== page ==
Tick-Borne Illnesses Are Rising — Here’s How to Protect Yourself
The Messenger reports on tick borne illness and how to protect yourself.
Tick-borne illnesses are steadily rising, and increasingly becoming a threat to people’s health all over the United States, according to the Centers for Disease Control and Prevention (CDC).
And while many people think of ticks as being a Northeast problem — that’s not exactly the case, experts warn. In fact, ticks affect people across most of the U.S., and can be a problem throughout the spring, summer and fall seasons.
So, what can you do if you get a tick bite?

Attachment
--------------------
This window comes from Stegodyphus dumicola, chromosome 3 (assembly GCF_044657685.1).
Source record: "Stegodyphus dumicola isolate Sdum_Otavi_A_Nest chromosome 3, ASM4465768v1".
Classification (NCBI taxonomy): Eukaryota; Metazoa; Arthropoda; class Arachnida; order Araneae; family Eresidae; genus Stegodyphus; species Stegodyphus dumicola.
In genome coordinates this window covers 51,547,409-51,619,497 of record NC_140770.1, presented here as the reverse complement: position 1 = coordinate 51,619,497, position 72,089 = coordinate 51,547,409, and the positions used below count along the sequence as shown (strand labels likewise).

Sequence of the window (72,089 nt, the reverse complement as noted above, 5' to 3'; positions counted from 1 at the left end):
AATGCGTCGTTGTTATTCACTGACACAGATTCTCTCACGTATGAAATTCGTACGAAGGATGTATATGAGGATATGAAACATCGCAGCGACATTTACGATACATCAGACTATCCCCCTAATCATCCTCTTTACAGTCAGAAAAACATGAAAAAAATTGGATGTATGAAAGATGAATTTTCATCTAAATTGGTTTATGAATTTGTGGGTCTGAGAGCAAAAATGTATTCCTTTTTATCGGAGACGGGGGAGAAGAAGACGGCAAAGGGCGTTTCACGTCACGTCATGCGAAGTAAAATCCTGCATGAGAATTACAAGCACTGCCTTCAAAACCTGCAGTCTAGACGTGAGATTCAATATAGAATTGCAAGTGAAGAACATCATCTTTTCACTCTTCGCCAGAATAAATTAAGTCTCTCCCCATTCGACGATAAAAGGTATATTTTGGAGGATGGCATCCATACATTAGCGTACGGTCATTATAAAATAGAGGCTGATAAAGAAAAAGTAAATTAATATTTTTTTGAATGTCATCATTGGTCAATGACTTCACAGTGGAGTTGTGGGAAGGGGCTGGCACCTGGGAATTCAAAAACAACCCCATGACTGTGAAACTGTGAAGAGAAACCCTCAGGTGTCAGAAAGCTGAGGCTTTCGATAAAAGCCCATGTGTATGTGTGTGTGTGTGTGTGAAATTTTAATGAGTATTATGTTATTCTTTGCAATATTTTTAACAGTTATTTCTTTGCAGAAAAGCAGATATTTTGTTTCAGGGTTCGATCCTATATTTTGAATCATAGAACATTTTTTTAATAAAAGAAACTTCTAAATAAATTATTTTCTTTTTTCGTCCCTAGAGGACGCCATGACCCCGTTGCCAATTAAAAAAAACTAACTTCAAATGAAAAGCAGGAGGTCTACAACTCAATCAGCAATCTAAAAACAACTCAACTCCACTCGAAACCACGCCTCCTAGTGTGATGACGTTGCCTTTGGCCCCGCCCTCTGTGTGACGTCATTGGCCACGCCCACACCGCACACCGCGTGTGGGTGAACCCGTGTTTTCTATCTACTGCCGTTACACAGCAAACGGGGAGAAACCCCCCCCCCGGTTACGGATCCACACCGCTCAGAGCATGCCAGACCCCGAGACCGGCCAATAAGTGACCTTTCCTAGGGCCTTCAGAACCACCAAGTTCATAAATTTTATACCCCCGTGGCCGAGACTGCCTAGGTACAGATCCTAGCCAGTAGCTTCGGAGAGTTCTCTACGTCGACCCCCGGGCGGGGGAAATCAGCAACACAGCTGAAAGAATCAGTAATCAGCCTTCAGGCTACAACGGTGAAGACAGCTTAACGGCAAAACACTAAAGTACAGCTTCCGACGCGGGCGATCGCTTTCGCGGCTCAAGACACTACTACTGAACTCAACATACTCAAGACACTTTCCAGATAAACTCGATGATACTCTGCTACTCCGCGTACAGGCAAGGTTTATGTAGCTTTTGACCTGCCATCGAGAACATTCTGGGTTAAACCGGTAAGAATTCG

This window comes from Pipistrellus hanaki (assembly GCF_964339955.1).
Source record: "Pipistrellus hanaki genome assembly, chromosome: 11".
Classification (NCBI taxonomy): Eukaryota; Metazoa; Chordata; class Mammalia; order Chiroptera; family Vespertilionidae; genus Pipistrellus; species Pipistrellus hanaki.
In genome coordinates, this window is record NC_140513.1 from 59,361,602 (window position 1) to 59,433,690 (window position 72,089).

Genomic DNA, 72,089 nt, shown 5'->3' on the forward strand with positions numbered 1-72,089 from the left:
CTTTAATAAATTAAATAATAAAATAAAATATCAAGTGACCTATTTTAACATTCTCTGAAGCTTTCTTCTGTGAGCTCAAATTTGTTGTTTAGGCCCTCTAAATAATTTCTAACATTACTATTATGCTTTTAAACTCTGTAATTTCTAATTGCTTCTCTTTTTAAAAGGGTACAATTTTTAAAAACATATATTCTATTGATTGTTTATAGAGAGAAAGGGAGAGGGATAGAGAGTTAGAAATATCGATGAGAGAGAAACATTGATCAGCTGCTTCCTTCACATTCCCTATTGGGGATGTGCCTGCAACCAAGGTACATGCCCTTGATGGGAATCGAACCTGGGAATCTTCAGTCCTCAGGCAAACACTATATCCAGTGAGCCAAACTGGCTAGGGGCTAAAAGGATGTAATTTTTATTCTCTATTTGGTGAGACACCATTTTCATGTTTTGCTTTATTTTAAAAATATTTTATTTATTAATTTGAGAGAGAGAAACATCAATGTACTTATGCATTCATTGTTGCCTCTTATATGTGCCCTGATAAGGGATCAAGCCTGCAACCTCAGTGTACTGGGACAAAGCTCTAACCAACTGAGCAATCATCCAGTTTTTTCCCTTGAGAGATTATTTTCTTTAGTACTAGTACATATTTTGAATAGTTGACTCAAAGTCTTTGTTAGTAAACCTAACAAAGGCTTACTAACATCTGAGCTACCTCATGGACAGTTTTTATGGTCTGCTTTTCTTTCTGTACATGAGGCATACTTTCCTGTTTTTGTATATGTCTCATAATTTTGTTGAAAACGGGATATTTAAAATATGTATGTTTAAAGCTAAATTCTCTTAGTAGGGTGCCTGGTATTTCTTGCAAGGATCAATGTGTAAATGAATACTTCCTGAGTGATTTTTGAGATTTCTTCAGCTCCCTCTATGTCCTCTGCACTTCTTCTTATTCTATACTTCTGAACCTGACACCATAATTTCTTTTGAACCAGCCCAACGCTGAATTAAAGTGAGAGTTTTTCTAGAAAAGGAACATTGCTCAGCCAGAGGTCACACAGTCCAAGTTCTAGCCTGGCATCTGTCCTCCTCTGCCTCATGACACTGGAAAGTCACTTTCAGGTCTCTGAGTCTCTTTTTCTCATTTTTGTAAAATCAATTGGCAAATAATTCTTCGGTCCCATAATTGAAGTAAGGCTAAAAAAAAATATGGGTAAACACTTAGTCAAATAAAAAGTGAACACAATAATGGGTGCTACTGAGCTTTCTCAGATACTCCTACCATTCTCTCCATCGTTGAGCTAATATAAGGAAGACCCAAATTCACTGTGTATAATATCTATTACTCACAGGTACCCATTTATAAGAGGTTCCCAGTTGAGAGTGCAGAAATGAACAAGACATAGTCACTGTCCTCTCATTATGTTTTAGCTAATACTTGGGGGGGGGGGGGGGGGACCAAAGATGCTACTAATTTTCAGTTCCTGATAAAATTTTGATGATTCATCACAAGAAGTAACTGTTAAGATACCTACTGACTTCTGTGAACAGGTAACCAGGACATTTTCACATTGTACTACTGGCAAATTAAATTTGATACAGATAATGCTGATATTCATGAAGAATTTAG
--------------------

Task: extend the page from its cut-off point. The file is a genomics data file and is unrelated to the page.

If the tick hasn’t been embedded for 24 hours, there’s probably nothing to worry about, Anne R. Bass, MD, rheumatologist at HSS, tells The Messenger.
“The tick really has to be engorged, to have been feeding for long enough to actually transmit bacteria. The bacteria lives in the gut of the tick, and then when the tick starts to feed and drink your blood, the bacteria migrate to the salivary glands of the tick, and then it gets injected into the skin, but that takes time,” Dr. Bass said.
“So if you have a tick that's on you, but it's not engorged with blood, then the likelihood of transmission of disease is practically zero, ” she explained.
Bass emphasizes the need for daily tick checks as a way to catch the tick before that 24-hour mark. She agrees with looking under the arms, at the back of the neck and the groin.
“They like to go to warm places,” she said.
Read the full article at themessenger.com.